Gerry is mad. Furious even. And who can blame him? He’s all set for the wedding of the … well … summer. He’s driven out the I10 from Los Angeles to Palm Springs and the expensively tasteful invitation states: “Please refrain from wearing bright colors or bold patterns.”
The gall! Someone wants to reign in loquacious Gerry’s outré wardrobe. He’s in a huff about it. But he just tut-tuts and snaps. He’ll have none of it. At least not without having his say, and then some.
So begins Drew Droege’s one-man gab-fest about all things gay, and gay. There are plenty of catty remarks about taupe wardrobe choices, juicy gossip, juicier reminiscences about living with old boyfriends in a Washington Heights walkup, and endless references to ‘90s television and pop culture icons, from Dana Delaney to “Steel Magnolias,” “Murder She Wrote,” and Olympia Dukakis. But Gerry doesn’t just go on about the past, he’s totally up on Coachella fashion, and new bands like The 1975 and Portugal. The Man – and, yes, that second band does put a period in its title. “Ugh,” says Gerry.
Bright Colors and Bold Patterns is a summery show with designer Dara Wishingrad’s breezy poolside setting, with white deck furniture with bright turquoise and pink pillow highlights, a well-stocked bar, and that unseen pool, just about where the audience sits at small cabaret tables in the Milton Theatre. The production, directed by popular “Ugly Betty” actor Michael Urie – who’s no stranger to DC stages – feels like a summer weekend in Rehoboth, but bitchier on gossipy steroids. As Gerry, actor Jeff Hiller is all-in for this solo show. He is a textbook drama queen – with a capital D and Q, chattering to his unseen companions (Mac, Dwayne, and Neil) for what seems like hours. Though the show runs for just 80 minutes, Gerry runs at about 80 mph.
As Gerry, Hiller relishes the flamboyant, high-strung and successively drunker and more stoned character he plays. We first meet Gerry as he enters the swanky poolside setting sipping a Corona Lite. Later he dips into a few margaritas and is soon stooped over snorting coke with ecstatic glee. His fever dream of a night of debauchery tones down considerably when his two buddies take off, leaving him alone to converse with Mac, who is so young he never even saw Dana Delaney in “China Beach.” What a tragedy!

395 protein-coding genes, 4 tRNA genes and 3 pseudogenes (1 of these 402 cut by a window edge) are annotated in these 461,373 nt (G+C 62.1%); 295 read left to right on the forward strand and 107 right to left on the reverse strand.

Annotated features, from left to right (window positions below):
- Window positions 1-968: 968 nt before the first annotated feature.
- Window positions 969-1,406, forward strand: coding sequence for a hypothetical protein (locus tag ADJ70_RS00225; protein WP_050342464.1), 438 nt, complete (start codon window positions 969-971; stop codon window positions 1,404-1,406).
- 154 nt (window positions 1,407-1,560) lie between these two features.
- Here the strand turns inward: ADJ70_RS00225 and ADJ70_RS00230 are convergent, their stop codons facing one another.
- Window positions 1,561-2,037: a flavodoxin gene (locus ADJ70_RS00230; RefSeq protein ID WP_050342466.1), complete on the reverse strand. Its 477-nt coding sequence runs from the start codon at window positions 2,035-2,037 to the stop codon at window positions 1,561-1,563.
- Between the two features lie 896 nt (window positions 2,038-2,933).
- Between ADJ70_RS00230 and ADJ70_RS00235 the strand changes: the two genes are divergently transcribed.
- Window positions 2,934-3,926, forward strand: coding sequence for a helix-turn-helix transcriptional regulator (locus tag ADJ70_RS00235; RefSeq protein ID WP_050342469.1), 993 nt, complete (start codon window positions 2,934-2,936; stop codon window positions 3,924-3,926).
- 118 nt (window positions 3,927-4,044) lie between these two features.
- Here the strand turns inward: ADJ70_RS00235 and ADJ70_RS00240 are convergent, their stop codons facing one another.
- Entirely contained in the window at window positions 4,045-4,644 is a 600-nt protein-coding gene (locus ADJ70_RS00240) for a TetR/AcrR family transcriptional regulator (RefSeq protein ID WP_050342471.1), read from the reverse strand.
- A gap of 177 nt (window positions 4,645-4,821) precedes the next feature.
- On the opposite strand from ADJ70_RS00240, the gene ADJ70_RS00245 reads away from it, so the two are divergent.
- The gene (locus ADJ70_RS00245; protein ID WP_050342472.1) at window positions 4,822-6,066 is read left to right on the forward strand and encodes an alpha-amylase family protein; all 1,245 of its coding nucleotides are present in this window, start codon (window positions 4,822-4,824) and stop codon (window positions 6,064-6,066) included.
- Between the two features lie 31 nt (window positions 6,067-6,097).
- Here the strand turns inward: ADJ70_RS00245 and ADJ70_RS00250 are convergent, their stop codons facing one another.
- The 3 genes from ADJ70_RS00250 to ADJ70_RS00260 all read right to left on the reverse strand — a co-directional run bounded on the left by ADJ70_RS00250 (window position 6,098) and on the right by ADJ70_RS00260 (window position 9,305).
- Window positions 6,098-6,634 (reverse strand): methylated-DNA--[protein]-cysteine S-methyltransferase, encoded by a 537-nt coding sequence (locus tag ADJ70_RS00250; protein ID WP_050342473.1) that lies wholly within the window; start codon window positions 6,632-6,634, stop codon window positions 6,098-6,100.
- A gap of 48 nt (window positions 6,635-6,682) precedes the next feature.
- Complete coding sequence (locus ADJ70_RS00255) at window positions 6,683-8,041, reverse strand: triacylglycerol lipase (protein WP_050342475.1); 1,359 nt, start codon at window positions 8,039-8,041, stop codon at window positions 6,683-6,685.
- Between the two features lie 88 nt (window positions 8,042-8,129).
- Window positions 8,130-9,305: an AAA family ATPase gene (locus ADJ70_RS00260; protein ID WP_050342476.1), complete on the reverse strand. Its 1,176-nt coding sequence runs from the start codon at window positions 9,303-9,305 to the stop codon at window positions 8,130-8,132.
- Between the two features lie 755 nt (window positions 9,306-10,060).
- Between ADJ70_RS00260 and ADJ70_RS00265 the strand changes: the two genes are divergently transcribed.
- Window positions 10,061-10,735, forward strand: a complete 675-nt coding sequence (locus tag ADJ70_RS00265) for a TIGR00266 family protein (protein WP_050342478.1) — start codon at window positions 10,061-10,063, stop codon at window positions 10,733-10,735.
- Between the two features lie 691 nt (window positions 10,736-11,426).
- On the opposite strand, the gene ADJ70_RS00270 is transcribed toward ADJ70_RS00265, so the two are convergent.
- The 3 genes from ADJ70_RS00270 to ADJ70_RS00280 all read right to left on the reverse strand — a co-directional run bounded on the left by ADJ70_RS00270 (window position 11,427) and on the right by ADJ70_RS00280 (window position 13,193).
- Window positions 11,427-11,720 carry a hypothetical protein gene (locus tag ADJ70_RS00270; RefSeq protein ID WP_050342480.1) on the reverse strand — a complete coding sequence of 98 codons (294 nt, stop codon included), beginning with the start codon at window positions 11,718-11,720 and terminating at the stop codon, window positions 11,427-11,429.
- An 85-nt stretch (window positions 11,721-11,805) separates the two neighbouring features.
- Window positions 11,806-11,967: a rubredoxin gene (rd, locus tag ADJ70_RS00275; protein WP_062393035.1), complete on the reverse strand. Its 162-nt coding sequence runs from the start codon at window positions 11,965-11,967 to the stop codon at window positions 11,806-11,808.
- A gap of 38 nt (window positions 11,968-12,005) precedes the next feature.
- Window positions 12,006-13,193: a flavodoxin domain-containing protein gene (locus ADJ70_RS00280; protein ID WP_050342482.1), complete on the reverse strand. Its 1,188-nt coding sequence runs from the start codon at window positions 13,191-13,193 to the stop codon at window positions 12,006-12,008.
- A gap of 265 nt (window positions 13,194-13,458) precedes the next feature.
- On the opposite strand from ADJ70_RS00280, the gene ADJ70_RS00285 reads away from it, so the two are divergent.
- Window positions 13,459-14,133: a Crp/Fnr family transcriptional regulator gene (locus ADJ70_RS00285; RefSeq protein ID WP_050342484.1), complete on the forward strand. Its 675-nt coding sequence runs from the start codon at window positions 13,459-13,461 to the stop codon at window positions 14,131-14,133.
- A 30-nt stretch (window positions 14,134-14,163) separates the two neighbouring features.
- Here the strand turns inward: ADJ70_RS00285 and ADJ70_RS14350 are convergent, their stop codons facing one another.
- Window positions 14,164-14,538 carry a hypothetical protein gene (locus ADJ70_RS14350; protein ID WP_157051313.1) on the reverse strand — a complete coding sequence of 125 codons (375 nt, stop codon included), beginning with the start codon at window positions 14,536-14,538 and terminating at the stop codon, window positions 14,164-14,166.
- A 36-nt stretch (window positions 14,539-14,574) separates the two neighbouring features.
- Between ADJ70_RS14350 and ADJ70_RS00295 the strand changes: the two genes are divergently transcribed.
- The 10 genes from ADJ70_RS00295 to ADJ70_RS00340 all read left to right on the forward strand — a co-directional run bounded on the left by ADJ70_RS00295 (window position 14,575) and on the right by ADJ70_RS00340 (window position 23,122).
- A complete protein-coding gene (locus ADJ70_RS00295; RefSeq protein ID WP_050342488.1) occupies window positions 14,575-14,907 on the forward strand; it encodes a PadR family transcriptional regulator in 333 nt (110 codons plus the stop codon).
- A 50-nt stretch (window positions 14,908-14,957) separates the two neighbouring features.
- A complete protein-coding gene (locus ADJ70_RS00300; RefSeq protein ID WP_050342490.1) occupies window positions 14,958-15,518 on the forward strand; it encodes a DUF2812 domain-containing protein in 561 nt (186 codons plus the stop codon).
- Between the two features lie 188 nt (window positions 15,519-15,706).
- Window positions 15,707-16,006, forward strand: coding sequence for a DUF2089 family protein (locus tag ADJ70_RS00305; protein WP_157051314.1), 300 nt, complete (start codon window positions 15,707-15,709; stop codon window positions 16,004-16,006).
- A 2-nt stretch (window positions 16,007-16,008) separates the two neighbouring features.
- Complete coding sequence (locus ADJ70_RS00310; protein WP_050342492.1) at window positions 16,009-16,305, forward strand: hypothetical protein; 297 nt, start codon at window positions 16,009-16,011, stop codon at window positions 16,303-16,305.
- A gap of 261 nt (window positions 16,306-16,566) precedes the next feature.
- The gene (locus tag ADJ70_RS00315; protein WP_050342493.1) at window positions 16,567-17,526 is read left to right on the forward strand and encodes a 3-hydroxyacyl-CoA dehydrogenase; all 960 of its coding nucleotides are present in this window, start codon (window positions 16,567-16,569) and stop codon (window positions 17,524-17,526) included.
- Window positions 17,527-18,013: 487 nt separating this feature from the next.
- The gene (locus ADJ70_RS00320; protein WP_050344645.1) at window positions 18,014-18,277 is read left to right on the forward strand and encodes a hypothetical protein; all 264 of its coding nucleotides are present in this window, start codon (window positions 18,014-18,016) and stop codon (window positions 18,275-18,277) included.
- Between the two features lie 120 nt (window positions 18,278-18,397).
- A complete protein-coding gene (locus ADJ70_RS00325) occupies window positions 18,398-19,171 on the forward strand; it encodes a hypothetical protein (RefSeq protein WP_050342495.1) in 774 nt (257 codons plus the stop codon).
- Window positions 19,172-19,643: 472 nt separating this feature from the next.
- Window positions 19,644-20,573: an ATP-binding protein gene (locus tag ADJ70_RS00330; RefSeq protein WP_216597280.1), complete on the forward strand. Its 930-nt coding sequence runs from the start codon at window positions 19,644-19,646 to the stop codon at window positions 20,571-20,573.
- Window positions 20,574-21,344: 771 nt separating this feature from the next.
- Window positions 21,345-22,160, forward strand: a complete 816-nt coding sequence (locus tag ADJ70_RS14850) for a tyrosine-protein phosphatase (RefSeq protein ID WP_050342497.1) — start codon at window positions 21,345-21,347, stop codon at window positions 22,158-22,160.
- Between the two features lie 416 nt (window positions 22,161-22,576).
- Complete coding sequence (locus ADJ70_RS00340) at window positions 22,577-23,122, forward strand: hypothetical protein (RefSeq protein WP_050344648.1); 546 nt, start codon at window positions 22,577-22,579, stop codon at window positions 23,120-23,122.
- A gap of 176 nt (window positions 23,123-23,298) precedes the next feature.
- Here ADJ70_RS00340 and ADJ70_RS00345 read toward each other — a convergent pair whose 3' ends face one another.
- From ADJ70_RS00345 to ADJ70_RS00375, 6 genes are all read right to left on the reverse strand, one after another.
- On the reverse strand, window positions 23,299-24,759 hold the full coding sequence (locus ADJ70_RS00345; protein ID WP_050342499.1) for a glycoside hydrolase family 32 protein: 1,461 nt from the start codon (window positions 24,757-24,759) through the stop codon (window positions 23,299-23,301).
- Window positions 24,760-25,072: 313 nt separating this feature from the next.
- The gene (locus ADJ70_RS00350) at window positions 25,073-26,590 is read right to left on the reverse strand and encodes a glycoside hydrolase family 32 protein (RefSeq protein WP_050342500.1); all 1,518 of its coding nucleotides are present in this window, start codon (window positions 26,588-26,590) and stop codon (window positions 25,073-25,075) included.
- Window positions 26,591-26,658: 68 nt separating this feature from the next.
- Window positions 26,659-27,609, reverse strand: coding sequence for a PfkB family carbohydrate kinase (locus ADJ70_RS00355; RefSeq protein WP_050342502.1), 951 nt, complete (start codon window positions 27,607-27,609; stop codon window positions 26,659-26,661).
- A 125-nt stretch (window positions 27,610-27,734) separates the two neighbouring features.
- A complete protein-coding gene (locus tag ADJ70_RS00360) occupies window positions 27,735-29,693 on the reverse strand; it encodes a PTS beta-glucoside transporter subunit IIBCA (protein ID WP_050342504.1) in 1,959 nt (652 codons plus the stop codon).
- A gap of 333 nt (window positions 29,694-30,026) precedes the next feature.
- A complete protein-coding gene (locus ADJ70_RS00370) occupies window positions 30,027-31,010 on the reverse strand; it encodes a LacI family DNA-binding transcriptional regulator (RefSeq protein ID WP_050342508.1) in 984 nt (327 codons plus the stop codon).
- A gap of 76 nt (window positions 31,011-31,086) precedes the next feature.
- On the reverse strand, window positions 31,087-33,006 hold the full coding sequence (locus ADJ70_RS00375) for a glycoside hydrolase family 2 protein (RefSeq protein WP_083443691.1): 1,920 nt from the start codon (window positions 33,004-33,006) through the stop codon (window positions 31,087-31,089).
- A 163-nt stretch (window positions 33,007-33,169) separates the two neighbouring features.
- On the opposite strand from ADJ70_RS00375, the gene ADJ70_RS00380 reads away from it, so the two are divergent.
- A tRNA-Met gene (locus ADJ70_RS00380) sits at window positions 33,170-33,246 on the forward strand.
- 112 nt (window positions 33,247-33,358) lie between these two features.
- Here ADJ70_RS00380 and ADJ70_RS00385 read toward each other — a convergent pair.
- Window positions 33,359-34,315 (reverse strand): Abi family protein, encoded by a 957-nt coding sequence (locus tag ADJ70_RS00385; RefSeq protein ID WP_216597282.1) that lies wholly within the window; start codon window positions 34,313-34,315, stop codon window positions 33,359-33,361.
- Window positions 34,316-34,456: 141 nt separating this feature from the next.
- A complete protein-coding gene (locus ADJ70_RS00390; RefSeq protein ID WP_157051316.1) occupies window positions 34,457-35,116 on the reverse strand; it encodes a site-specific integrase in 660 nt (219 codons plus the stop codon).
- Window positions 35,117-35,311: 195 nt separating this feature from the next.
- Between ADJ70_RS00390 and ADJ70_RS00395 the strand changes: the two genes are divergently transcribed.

Yet Hiller lays bare some shadings that make Gerry more interesting than a limp-wristed, catty drama queen. We learn about how he struggled with the realization that as a child growing up in Georgia he felt exceedingly different, and not in a way that he could fix. And, now, as an adult, he still feels like an outsider – lonely and unloved. And while he doesn’t question or begrudge those who choose it, gay marriage? It’s not for him.
Bright Colors and Bold Patterns is excessively fun and funny, but it also deepens the conversation about gay rights and marriage equality – it’s a choice, not a requirement or sentence. So when Gerry asks: “All of a sudden we’re in this to be normal, whatever that means. It that really the goal?” his voice hits a plaintive note. In the end, though, Gerry leaves with a dull ache. It might be a hangover, but more likely it’s a bruised heart aching for love.
But, beyond that revelatory moment, it’s hard not to love – and laugh out loud at – Droege’s one-liners and aphorisms: “You’re shy? Sorry, you’re an adult, not a child. Try harder.” “This [inane pop culture references from the ‘90s] matters to us like venture capitalism matters to you.” “Presbyterians are known as the chosen frozen.” And, “Bright colors are Laura Ashley for God hates fags.” Catty? Absolutely. Gerry has the answer: “We celebrate this while we make fun of them. Honey, that’s called gay.”
Running Time: 80 minutes, without intermission.